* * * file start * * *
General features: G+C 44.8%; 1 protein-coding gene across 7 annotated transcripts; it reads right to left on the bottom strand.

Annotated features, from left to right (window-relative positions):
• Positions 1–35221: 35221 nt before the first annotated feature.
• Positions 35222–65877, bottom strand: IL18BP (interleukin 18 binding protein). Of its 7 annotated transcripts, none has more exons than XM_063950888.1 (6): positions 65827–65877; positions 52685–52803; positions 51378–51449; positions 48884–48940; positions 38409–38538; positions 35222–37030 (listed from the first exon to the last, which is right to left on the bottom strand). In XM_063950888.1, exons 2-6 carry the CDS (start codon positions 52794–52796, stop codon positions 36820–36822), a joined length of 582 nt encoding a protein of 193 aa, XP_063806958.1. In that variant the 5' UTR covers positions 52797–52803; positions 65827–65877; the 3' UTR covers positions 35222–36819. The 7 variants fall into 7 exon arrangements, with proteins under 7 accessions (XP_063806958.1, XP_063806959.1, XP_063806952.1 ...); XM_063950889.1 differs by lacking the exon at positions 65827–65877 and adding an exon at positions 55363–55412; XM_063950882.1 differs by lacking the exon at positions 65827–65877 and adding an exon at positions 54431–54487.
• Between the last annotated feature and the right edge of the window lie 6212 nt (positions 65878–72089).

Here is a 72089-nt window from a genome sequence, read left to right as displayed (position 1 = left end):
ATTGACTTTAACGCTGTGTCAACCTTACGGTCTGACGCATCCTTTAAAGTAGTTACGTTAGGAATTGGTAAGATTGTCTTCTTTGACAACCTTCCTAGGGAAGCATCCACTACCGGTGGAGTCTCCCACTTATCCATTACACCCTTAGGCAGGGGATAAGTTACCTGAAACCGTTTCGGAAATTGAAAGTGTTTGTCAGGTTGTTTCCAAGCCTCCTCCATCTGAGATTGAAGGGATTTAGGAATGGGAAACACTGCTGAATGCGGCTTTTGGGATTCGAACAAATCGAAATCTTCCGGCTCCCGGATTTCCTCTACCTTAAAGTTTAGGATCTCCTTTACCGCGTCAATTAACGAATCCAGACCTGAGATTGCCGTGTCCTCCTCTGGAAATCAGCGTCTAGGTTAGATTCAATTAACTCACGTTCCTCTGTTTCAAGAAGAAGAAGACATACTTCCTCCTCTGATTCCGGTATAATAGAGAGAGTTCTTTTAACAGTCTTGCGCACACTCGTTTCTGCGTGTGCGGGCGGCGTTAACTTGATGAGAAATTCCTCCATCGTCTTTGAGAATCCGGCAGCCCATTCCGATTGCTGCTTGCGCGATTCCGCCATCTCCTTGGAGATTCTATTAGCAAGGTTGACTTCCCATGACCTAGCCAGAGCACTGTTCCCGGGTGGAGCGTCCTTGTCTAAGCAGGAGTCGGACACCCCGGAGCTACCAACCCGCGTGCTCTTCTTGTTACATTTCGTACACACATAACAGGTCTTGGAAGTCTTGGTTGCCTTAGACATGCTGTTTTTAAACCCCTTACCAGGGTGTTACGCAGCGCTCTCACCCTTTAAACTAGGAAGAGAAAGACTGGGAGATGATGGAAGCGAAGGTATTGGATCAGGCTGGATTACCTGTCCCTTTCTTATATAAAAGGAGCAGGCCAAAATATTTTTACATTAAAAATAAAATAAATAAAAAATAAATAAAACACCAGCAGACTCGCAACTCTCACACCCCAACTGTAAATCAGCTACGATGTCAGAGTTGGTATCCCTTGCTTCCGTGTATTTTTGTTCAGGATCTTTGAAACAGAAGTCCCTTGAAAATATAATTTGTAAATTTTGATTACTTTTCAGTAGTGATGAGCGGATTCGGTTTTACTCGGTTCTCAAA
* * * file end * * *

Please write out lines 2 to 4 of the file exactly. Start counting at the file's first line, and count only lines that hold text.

Annotated features, from left to right (window-relative positions):
• Positions 1–35221: 35221 nt before the first annotated feature.
• Positions 35222–65877, bottom strand: IL18BP (interleukin 18 binding protein). Of its 7 annotated transcripts, none has more exons than XM_063950888.1 (6): positions 65827–65877; positions 52685–52803; positions 51378–51449; positions 48884–48940; positions 38409–38538; positions 35222–37030 (listed from the first exon to the last, which is right to left on the bottom strand). In XM_063950888.1, exons 2-6 carry the CDS (start codon positions 52794–52796, stop codon positions 36820–36822), a joined length of 582 nt encoding a protein of 193 aa, XP_063806958.1. In that variant the 5' UTR covers positions 52797–52803; positions 65827–65877; the 3' UTR covers positions 35222–36819. The 7 variants fall into 7 exon arrangements, with proteins under 7 accessions (XP_063806958.1, XP_063806959.1, XP_063806952.1 ...); XM_063950889.1 differs by lacking the exon at positions 65827–65877 and adding an exon at positions 55363–55412; XM_063950882.1 differs by lacking the exon at positions 65827–65877 and adding an exon at positions 54431–54487.